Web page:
The Downsides Of Mortgage Tax Breaks Every year, homeowners deduct the interest paid on their mortgage from federal taxes, saving a combined total of more than $100 billion a year. Viral Acharya argues it's time to wean homeowners off of those subsidies because they favor the rich and encourage people to spend beyond their means.
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The Downsides Of Mortgage Tax Breaks

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The Downsides Of Mortgage Tax Breaks

The Downsides Of Mortgage Tax Breaks

The Downsides Of Mortgage Tax Breaks

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  • <iframe src="" width="100%" height="290" frameborder="0" scrolling="no" title="NPR embedded audio player">
  • Transcript

Every year, homeowners deduct the interest paid on their mortgage from federal taxes, saving a combined total of more than $100 billion a year. Viral Acharya argues it's time to wean homeowners off of those subsidies because they favor the rich and encourage people to spend beyond their means.

REBECCA ROBERTS, host: Every year, the federal government allows 35 million homeowners to deduct the interest paid on their mortgages from their taxes. These and other subsidies save homeowners lots of money, to the tune of more than $100 billion a year. But a group of economists are now arguing that these subsidies are doing more harm than good. Viral Acharya is one of these economists. He co-authored the book "Guaranteed to Fail: Fannie Mae, Freddie Mac, and the Debacle of Mortgage Finance."

In a recent New York Times op-ed, Acharya argues that we should end tax breaks for homeowners. He says that these subsidies favor the rich, encourage people to spend more than they can afford, and create a housing bubble. Do you agree? Why or why not? Our number here is 800-989-8255. Our email address is And you can join the conversation at our website. Go to, and click on TALK OF THE NATION. And Viral Acharya joins us now from our New York bureau. Welcome to the program.


ROBERTS: So homeownership, it's always been sort of a central part of the American dream - the house with the picket fence and that you can call your own. But you're saying that these subsidies are actually making it more difficult for people to achieve that dream. How is that possible?

ACHARYA: The simple argument is as follows: The message that's conveyed to every individual, or every individual household, is that housing is cheaper for you. But the question is, is it cheaper for my neighbor? Is it cheaper for other people around me? And the answer is yes. Are we funding for it today, in some way? The answer is no. So what's happening through the homeownership subsidies is that everyone is borrowing more. Everyone is consuming housing more. As a result of which, everyone is demanding more houses. There's a construction boom, as we saw. The house prices went up.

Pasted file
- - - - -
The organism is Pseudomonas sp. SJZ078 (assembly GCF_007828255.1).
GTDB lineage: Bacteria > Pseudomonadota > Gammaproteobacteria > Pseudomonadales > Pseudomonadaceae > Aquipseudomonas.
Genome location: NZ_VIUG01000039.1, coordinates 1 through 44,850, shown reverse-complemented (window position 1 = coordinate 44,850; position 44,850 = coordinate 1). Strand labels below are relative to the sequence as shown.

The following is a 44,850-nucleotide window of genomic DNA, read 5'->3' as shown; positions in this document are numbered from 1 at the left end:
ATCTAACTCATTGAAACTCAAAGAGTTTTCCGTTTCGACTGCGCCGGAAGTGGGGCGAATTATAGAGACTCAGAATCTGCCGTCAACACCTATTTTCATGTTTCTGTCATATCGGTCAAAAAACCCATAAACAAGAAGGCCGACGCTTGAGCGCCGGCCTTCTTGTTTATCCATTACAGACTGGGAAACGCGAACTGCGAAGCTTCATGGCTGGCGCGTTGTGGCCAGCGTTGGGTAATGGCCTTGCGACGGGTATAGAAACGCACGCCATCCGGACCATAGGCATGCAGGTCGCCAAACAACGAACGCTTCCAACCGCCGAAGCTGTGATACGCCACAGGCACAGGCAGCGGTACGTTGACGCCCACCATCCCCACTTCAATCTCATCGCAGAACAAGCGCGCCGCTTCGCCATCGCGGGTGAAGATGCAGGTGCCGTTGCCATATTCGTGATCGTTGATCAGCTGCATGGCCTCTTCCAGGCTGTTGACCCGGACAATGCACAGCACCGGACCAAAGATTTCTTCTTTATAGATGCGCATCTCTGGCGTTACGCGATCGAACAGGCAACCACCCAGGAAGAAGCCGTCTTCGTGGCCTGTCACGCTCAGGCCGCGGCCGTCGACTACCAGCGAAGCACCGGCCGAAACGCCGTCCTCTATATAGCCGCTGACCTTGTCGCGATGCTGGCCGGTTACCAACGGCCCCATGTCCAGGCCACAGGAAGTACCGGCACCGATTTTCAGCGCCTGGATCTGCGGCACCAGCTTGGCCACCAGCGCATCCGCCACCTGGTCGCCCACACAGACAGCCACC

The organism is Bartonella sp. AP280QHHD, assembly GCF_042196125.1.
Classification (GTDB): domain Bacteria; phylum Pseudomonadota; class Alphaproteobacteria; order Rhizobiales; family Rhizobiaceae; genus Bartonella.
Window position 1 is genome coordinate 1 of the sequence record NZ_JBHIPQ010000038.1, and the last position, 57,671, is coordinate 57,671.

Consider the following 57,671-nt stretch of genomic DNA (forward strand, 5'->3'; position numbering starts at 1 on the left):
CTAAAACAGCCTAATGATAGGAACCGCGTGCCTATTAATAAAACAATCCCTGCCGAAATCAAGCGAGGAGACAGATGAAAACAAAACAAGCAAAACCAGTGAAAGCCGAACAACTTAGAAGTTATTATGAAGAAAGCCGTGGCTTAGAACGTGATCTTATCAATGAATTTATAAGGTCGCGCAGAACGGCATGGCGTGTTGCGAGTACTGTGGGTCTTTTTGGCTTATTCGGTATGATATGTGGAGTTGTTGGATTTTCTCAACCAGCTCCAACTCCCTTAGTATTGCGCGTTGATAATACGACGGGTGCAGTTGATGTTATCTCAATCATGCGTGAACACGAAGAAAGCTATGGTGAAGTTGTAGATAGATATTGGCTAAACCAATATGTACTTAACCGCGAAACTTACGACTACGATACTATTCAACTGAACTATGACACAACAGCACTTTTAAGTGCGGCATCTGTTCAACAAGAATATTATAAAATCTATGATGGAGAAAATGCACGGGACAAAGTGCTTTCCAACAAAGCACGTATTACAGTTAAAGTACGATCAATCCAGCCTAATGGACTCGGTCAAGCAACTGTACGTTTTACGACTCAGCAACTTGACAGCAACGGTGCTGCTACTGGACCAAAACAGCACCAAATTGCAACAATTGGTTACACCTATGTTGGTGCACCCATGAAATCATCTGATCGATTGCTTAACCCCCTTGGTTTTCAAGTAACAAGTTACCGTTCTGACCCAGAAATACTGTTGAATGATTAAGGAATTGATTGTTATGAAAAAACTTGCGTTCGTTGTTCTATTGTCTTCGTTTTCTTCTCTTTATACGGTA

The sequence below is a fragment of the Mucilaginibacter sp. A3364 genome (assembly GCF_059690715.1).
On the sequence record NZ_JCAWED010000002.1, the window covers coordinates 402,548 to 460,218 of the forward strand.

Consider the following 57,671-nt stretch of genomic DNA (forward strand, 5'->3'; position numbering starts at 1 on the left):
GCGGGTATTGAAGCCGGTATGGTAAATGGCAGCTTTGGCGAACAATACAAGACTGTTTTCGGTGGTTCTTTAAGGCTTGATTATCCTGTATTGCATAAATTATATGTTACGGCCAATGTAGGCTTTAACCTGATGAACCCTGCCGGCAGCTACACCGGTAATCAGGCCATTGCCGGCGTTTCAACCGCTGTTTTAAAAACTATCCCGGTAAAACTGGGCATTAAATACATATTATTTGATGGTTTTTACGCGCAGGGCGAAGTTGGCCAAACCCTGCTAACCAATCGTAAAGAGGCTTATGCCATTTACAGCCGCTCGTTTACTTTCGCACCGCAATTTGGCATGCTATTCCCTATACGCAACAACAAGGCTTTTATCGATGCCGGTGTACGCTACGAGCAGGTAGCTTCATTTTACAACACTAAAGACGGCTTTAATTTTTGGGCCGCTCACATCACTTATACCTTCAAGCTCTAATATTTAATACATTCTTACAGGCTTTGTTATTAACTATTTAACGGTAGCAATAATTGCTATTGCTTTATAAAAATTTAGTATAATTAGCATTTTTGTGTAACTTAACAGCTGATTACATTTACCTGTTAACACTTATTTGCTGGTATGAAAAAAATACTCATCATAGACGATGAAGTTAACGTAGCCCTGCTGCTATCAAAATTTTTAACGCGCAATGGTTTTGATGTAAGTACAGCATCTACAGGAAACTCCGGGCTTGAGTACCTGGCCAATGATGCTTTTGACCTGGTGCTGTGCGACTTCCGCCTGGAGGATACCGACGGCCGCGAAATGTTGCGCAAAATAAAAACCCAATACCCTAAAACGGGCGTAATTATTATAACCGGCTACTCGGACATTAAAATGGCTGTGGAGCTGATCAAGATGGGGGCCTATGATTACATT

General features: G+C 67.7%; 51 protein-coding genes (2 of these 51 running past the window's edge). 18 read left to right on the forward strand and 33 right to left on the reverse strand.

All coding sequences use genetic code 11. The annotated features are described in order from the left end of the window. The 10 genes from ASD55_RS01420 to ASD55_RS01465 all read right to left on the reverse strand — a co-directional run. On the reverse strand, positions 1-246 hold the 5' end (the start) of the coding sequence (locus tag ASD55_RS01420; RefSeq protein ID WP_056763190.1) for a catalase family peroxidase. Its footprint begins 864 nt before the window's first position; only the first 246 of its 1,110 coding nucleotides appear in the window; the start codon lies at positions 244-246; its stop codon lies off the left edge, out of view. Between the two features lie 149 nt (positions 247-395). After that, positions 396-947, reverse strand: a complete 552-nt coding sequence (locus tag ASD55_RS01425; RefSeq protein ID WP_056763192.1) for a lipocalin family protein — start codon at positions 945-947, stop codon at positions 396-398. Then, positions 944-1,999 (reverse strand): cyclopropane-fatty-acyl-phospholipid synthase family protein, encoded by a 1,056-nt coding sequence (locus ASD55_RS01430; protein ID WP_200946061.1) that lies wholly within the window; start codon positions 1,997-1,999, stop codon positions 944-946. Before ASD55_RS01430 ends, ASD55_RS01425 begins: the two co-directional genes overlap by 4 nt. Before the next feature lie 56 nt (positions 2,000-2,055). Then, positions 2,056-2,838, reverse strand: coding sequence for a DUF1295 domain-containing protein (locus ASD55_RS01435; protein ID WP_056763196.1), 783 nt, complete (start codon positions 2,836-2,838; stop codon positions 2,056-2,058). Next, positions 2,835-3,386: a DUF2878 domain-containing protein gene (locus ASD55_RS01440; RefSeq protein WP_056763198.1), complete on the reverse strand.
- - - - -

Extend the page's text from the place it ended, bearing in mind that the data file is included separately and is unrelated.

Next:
So while on the one hand I was told I had all these deductions, my interest rates were lower because of government subsidizing them through Fannie Mae and Freddie Mac, however, all of these things made the house I wanted to buy more expensive than what it should have been. So that net net, in the end, didn't really produce substantial gains for most households - where really, the benefit scheme were for people who were buying second houses, people who can already afford housing on their own and therefore, rent and bought maybe a house of a size that was much bigger than they needed. Most of the benefits, according to economists' calculations, seem to have accrued to those who can already afford housing.

ROBERTS: So you're basically saying that house prices are artificially kept lower than a free-market price would be by these subsidies and therefore, people are consuming more housing than they need or can afford.

ACHARYA: Yeah. What I would say is that the interest rates for borrowing against houses are kept lower. The house prices are, in fact, getting higher. They're artificially getting inflated, absolutely.

ROBERTS: In The New York Times op-ed that you co-wrote, you say homeownership was untouchable because the programs were popular with voters and because of unrelenting lobbying efforts. The political rights sold them as part of its ownership society, where the left used them to fight rising income inequality, but the policies have turned into a major disappointment for both sides. What do you think has changed politically?

ACHARYA: Well, I think what has changed politically is that our ability to keep spending and keep borrowing is sort of hitting its limits. As the debt ceiling sort of - lets call it a debacle, in the sense of political risk that it created, as suggested; it's no longer possible to just continue spending and continue borrowing in external markets unconstrained. And I think this point is quite important, which is - what the message that has not been conveyed to the households - is, how are we paying for these subsidies?

We have not been raising taxes. We've actually been expanding all other kinds of entitlement programs at the same time, such as health care and, you know, we've had two sort of large walls on which we spend money. So in a sense, what is happening is that homeownership subsidies and these other entitlements, they are really a sort of a Ponzi scheme. We are going to generate money for this, somehow, in the future. Now, if I told you that I'm over-borrowing and my child is going to be spending for it when he grows up, most households would actually cut back on this over-borrowing and overspending on housing consumption.